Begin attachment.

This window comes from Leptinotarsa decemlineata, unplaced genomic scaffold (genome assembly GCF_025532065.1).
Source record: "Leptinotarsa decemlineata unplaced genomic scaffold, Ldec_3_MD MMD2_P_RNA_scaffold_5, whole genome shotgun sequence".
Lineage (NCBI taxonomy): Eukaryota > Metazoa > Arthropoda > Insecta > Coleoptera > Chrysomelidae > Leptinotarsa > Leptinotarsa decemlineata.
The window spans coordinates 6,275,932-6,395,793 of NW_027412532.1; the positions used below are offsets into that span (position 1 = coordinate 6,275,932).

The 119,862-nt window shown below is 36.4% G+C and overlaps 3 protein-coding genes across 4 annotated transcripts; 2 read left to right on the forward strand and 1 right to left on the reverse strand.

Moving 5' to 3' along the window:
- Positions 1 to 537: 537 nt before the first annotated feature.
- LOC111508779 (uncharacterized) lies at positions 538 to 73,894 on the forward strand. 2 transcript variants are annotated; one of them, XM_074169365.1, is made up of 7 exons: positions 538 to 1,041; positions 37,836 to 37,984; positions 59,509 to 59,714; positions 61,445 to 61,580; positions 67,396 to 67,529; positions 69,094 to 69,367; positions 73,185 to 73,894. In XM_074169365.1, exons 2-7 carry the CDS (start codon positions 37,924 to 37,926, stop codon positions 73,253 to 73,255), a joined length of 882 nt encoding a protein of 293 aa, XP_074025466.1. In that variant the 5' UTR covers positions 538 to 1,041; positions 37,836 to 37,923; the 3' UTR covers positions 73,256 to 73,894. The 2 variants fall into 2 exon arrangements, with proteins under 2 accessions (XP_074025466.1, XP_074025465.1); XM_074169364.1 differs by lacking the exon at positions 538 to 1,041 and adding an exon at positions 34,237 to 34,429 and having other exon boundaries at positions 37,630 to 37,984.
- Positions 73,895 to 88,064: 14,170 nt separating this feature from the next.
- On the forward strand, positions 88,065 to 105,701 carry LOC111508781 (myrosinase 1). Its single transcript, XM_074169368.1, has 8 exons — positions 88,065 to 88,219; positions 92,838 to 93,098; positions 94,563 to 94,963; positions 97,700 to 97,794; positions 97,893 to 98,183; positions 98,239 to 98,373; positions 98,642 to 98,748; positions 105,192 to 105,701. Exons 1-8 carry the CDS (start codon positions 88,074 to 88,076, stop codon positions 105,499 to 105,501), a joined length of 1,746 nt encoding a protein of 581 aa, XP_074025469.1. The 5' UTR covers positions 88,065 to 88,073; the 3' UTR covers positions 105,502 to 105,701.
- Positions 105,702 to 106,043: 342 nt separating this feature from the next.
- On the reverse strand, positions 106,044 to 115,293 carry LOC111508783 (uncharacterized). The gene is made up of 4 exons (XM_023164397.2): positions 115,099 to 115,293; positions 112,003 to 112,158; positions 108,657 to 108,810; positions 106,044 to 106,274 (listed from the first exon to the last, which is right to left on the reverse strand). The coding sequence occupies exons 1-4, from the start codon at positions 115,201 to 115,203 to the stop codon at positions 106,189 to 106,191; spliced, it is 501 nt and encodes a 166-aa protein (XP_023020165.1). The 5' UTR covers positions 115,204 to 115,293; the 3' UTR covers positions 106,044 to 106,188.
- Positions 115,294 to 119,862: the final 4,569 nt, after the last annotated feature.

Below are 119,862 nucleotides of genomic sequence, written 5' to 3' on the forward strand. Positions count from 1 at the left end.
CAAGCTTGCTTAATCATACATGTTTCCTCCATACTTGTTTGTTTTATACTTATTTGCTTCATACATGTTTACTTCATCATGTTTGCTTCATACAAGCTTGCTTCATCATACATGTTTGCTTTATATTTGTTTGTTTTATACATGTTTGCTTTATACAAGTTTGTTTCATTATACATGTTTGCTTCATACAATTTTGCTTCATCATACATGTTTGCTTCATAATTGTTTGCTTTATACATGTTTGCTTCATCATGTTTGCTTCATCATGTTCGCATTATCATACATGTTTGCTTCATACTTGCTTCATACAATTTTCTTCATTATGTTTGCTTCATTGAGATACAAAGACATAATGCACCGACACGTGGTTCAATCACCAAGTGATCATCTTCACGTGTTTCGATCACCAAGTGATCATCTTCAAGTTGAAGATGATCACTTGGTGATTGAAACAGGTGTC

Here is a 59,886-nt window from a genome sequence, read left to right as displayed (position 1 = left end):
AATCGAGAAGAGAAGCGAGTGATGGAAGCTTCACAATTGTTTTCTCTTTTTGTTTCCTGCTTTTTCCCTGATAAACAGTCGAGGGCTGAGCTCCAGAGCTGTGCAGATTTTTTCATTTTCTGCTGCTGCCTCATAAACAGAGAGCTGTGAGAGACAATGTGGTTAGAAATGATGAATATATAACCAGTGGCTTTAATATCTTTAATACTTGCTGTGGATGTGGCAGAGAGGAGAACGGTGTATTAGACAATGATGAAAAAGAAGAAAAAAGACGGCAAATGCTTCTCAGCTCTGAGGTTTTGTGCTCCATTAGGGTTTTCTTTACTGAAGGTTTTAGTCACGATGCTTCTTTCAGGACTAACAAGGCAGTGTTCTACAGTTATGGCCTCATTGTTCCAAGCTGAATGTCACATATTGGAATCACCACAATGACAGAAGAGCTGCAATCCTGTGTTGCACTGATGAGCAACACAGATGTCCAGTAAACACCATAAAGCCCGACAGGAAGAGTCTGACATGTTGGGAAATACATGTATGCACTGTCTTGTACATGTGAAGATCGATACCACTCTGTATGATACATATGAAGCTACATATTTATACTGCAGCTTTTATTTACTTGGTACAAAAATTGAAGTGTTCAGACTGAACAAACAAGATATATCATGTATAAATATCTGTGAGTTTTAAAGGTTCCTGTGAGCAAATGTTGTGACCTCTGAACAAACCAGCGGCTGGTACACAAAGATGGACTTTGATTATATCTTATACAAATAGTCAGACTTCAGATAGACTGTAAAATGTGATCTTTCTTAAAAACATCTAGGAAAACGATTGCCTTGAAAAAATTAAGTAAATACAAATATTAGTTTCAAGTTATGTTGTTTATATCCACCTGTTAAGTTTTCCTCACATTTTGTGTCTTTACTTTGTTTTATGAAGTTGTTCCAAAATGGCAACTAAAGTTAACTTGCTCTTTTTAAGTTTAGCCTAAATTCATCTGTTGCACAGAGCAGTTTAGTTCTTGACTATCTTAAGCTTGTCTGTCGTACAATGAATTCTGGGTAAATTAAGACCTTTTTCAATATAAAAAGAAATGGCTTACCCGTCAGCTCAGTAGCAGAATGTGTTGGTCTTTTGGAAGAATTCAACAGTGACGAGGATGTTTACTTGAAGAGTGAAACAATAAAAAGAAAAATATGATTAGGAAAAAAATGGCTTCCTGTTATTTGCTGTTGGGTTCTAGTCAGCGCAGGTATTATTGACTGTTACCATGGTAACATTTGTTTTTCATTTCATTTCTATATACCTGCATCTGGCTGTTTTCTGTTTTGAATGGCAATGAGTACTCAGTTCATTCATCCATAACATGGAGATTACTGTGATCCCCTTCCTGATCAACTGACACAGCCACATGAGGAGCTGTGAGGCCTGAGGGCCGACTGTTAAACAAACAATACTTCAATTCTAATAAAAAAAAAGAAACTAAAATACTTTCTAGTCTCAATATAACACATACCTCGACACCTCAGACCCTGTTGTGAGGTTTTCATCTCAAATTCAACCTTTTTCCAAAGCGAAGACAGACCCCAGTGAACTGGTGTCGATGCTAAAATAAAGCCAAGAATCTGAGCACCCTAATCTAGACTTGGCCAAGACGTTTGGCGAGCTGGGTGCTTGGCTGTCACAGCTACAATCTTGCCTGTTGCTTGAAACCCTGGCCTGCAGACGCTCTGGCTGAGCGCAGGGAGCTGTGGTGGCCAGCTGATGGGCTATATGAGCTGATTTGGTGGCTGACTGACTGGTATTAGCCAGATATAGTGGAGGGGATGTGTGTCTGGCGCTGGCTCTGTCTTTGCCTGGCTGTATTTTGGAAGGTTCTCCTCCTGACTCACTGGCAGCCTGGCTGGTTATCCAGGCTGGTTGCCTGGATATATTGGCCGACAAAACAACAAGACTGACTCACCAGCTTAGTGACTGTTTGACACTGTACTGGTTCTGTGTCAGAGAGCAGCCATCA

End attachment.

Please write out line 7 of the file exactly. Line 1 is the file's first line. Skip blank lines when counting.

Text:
- Positions 1 to 537: 537 nt before the first annotated feature.